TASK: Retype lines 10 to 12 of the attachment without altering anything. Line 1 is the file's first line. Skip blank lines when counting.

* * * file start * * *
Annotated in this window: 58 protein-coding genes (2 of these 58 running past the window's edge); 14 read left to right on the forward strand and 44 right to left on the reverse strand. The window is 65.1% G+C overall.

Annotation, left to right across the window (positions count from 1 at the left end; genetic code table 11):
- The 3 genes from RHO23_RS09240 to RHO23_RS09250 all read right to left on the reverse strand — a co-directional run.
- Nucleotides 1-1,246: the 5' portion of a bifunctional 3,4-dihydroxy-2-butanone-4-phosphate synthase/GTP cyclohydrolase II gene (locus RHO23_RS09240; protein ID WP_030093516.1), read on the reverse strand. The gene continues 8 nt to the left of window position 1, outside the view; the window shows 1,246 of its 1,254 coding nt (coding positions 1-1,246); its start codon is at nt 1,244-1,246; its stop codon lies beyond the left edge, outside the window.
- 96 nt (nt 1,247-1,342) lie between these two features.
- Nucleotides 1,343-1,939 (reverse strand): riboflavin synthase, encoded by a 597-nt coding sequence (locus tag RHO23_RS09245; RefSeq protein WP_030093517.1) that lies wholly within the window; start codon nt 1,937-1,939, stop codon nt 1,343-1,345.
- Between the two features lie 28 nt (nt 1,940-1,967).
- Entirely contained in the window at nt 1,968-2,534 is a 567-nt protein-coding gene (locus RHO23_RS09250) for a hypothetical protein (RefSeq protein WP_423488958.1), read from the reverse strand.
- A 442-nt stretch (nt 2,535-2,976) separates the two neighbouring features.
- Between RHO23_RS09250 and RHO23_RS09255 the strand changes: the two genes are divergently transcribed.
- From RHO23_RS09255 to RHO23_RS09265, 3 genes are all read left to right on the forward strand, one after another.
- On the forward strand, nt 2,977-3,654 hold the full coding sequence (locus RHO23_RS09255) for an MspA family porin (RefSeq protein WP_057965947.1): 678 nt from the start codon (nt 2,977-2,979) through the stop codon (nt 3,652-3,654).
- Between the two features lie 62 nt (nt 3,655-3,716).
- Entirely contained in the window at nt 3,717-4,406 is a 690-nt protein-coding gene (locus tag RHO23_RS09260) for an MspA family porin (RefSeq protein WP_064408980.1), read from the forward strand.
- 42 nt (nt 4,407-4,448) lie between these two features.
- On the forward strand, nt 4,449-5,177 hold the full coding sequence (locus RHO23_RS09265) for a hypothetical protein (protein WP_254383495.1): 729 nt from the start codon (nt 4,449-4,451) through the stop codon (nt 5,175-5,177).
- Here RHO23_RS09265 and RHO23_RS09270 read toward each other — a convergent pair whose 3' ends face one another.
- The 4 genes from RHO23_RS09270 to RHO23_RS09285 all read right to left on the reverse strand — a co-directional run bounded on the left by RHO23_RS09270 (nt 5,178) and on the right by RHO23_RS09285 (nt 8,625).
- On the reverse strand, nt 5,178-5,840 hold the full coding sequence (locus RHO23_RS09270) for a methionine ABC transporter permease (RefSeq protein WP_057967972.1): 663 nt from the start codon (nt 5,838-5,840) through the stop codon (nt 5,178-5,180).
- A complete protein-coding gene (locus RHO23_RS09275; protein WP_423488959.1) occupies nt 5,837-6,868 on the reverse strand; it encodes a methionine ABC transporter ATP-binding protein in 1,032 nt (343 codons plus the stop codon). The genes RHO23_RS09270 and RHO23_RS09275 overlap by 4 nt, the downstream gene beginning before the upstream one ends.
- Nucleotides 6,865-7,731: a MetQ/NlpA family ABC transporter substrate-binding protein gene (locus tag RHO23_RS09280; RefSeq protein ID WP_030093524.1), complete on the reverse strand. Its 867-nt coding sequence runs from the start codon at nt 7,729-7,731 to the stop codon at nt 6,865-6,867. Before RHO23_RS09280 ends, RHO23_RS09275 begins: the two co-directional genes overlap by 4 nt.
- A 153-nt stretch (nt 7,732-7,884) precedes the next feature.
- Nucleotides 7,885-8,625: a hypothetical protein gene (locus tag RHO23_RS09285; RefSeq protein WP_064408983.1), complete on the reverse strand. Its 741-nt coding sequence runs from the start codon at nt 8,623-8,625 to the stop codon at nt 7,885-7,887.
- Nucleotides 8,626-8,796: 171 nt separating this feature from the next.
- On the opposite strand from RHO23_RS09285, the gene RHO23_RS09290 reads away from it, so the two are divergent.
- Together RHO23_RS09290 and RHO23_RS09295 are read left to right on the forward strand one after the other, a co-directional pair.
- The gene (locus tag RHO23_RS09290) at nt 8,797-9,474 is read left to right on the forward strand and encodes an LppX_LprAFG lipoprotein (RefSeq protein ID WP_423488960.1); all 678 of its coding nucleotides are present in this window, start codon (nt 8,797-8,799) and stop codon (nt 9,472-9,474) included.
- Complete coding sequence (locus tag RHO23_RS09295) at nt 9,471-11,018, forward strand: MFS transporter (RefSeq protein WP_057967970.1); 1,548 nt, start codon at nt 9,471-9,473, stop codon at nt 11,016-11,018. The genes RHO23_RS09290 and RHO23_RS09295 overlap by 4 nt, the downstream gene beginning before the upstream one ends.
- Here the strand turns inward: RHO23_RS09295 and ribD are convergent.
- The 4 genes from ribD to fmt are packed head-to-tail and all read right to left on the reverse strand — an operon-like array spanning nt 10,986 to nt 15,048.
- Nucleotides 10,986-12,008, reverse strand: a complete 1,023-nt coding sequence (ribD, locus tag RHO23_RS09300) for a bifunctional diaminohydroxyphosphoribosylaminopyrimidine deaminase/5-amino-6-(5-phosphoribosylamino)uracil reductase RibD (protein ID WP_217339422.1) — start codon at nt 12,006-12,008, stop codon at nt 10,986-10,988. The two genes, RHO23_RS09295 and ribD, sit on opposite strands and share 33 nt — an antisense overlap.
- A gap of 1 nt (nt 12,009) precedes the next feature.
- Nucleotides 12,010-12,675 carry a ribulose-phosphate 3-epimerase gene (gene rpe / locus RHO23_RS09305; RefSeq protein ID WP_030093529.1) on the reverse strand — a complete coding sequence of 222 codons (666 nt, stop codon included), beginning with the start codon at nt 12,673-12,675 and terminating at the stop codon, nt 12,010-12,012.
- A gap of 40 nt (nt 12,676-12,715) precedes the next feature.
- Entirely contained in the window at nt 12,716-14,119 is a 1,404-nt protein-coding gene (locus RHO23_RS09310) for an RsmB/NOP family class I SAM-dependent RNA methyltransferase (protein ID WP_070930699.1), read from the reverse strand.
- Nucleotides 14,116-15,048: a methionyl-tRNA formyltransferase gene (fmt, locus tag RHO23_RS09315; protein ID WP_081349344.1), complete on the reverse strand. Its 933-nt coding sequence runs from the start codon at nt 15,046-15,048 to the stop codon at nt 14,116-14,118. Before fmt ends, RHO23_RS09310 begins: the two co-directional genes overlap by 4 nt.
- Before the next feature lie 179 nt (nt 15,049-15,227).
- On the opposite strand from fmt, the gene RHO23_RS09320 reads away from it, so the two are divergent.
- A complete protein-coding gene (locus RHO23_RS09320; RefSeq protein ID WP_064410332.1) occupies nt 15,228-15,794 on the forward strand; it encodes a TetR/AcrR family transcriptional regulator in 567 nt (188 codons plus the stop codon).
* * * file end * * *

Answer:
- Between RHO23_RS09250 and RHO23_RS09255 the strand changes: the two genes are divergently transcribed.
- From RHO23_RS09255 to RHO23_RS09265, 3 genes are all read left to right on the forward strand, one after another.
- On the forward strand, nt 2,977-3,654 hold the full coding sequence (locus RHO23_RS09255) for an MspA family porin (RefSeq protein WP_057965947.1): 678 nt from the start codon (nt 2,977-2,979) through the stop codon (nt 3,652-3,654).